May 7, 2011

Animals get cancer too

By Luo Jian, Indiana, USA

I came to know Ben at Datian National Nature Reserve on Hainan Island in 2007 where I worked as a volunteer. Ben has been one of my best friends ever since.  I’m now a pre-vet student at Purdue University and will start vet school in August. Ben asked me to talk about my volunteer experience in the Oncology Department at Purdue’s Animal Teaching Hospital. This experience has helped me understand and relate to Ben even though I am very far away!

Cancers in animals are not that different from cancers in humans. 

It is one of the major causes of death in animals too. And cancers in animals are also caused mostly by mutations in genes, which take time to develop as in humans. That’s probably one of the reasons why many of our patients are between 9 and 12 years old (average life span of a dog is 12.6 yrs). The Oncology Department not only treats animals, but also does research and clinical trials as in a human hospital.  Surprisingly, the clinical trails and research we are doing can potentially benefit humans because some forms of cancer mimic those in people. 

Animals get similar tumors to people such as lymphoma, sarcoma and carcinoma. The diagnostics we use mirror what Ben has been though, including physical exams, measurements of tumor sizes, aspiration, biopsy, ultrasound, CT scans (animals have to be anesthetized for CT scan, we can even perform CT scans on horses!) and PET scans. There are also some other types of examination: I once witnessed a rhinoscopy for a nasal tumor - experience of a life time (for me and the dog)!

Cancer treatment in animals includes surgery

Treatment can also include chemotherapy or radiation therapy (but animals have to be sedated for radiation so they don't move around). Drugs can be given to some patients as well. The results of these treatments are very good.  Our Oncology Department has helped many animals extend their life and helped some animals enjoy two or more years with their family after treatment. This may not sound like much, but consider what it means for a dog whose life span is only 12 years to begin with. 

My favorite parts of working at the Oncology Department
  • Rounds: first thing in the morning doctors and technicians discuss patients’ medical history, current condition and future diagnosis/treatment. Doctors also use this time to write cards for owners whose pets have passed away.
  • Medical procedures that I get to witness and participate in.
  • The patients! They are so optimistic and enjoy the life they still have, to run on the grass, to wag their tails, to be bathed in sun, to have their belly rubbed and be cuddled. The tremendous trust they give us gives me tears.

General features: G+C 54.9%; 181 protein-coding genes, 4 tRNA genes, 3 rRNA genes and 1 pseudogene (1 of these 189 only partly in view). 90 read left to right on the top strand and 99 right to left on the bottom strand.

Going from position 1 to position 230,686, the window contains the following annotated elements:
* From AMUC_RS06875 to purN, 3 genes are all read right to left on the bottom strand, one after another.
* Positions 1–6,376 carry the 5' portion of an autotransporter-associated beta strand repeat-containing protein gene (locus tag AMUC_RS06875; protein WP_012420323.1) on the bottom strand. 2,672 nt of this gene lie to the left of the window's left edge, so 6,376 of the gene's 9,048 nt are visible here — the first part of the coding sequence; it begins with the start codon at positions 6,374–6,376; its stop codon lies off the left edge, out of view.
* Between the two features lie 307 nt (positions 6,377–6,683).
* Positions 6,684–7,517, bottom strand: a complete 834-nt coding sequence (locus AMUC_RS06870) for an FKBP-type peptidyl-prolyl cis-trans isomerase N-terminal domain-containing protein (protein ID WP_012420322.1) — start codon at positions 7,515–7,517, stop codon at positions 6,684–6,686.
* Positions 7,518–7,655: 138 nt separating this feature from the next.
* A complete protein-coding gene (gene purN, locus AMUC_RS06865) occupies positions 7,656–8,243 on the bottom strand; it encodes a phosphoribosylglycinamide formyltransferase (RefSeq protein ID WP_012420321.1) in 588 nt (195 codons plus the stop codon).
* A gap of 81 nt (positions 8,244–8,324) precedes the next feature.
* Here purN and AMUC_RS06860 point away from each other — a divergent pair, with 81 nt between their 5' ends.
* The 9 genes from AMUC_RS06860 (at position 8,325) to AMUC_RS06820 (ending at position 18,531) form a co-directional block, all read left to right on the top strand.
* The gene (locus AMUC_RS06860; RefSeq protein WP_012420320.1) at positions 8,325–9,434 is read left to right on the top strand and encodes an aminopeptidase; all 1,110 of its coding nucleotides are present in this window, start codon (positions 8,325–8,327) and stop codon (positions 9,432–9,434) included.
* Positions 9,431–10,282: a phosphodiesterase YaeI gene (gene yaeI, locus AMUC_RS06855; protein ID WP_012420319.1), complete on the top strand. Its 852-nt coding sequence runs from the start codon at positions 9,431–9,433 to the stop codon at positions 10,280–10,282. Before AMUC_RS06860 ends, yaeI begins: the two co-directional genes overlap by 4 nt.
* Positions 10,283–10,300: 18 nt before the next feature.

• The doctors and technicians are so knowledgeable, extremely kind and actually bond with the patients. One of our doctors shed tears when hearing a patient died the other day. 

I’m less worried about Ben after working in an Oncology Department, albeit an animal one! There are many treatments and much progress in research/clinical trials. Most importantly, Ben has his family and friends and dedicated doctors and nurses who really want to make him better. I believe their efforts will not be in vain and now I just wait for him to get better!


  1. Thanks for contributing this LJ. This is a whole other side of cancer I never knew about. Some quick questions:

    1. Do you know if wildlife get cancers?
    2. What are the most common cancers in pets?Hormone-dependent cancers or digestive system cancers?

  2. To answer your question:
    1. I never seen a wild-life getting cancer, but I suppose they can, but the occurrence maybe lower. You see, the reason why cancer has been more prevalent than before is because people (pets) now have a longer life-span so the mutations can build on. For wild-life, they are still living in their normal life-span, or perhaps shorer life-span because of the environment damage.

    2. Honestly,I haven't seen enough cases to answer the question.the most common one I see in the hospital is the bladder cancer, but bladder cancer is Purdue's expertise so maybe we get referred to more frequently. Bone cancer seems to be the second common one I see.


  3. Hi Benbo,

    What about Tassie devils?

    Although I guess this is outside the usual domain of cancer, being contagious...

    The whole concept of a virus causing cancer is interesting, and kind of spooky.

  4. Actually adenovirus is another common cause of cancers because it can fastened the mutation rate of the cells. There are basically two mechanisms:1. Virus can insert a strong promotor near a proto-oncogen(gene that promotes cell proliferation) so it can be over-expressed.
    2. proto-oncogene can be inserted into the newly made virus genome, and be mutated in the virus (virus has a very high mutation rate compared to humans).When this virus infected another cell this abnormal proto-oncogene will be inserted back to the cell, and the cell may become a cancer cell.

    PS: Cervical cancer can be cause by herpes virus